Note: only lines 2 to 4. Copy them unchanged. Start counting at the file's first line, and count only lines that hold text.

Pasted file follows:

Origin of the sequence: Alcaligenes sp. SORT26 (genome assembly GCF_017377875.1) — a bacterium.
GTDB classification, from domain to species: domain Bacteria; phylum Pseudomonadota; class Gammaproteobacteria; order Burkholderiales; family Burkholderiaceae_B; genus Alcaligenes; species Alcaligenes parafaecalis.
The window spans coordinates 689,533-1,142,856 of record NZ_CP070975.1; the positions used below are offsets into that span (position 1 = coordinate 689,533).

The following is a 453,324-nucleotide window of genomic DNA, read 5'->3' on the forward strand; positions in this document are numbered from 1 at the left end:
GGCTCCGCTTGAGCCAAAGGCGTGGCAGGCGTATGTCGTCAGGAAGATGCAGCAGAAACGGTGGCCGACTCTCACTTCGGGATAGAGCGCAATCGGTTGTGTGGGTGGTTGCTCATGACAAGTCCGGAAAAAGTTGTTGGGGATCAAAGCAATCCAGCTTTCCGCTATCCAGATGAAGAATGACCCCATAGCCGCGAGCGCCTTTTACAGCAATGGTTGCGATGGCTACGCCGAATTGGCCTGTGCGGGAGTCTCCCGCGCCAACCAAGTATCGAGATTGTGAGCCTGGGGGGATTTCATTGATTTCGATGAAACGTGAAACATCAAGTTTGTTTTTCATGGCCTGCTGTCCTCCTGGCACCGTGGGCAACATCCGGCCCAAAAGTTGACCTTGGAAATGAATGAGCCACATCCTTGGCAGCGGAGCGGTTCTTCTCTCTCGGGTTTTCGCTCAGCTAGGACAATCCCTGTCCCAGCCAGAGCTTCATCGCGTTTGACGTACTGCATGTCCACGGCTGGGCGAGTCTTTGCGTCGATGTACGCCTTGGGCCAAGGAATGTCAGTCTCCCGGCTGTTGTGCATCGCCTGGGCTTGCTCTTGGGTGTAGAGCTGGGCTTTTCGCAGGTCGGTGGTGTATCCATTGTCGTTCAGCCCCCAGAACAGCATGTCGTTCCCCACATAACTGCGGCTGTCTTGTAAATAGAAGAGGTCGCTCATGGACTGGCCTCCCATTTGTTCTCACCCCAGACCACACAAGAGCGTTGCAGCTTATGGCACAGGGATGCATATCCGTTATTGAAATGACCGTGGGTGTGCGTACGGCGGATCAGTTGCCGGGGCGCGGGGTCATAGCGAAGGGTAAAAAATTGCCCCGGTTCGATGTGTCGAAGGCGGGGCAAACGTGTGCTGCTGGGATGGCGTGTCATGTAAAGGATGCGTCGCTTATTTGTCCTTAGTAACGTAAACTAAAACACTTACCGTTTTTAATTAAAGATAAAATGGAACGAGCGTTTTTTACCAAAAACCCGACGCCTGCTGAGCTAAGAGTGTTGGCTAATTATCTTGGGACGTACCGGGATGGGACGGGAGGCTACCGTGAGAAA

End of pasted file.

GTDB classification, from domain to species: domain Bacteria; phylum Pseudomonadota; class Gammaproteobacteria; order Burkholderiales; family Burkholderiaceae_B; genus Alcaligenes; species Alcaligenes parafaecalis.
The window spans coordinates 689,533-1,142,856 of record NZ_CP070975.1; the positions used below are offsets into that span (position 1 = coordinate 689,533).

The following is a 453,324-nucleotide window of genomic DNA, read 5'->3' on the forward strand; positions in this document are numbered from 1 at the left end: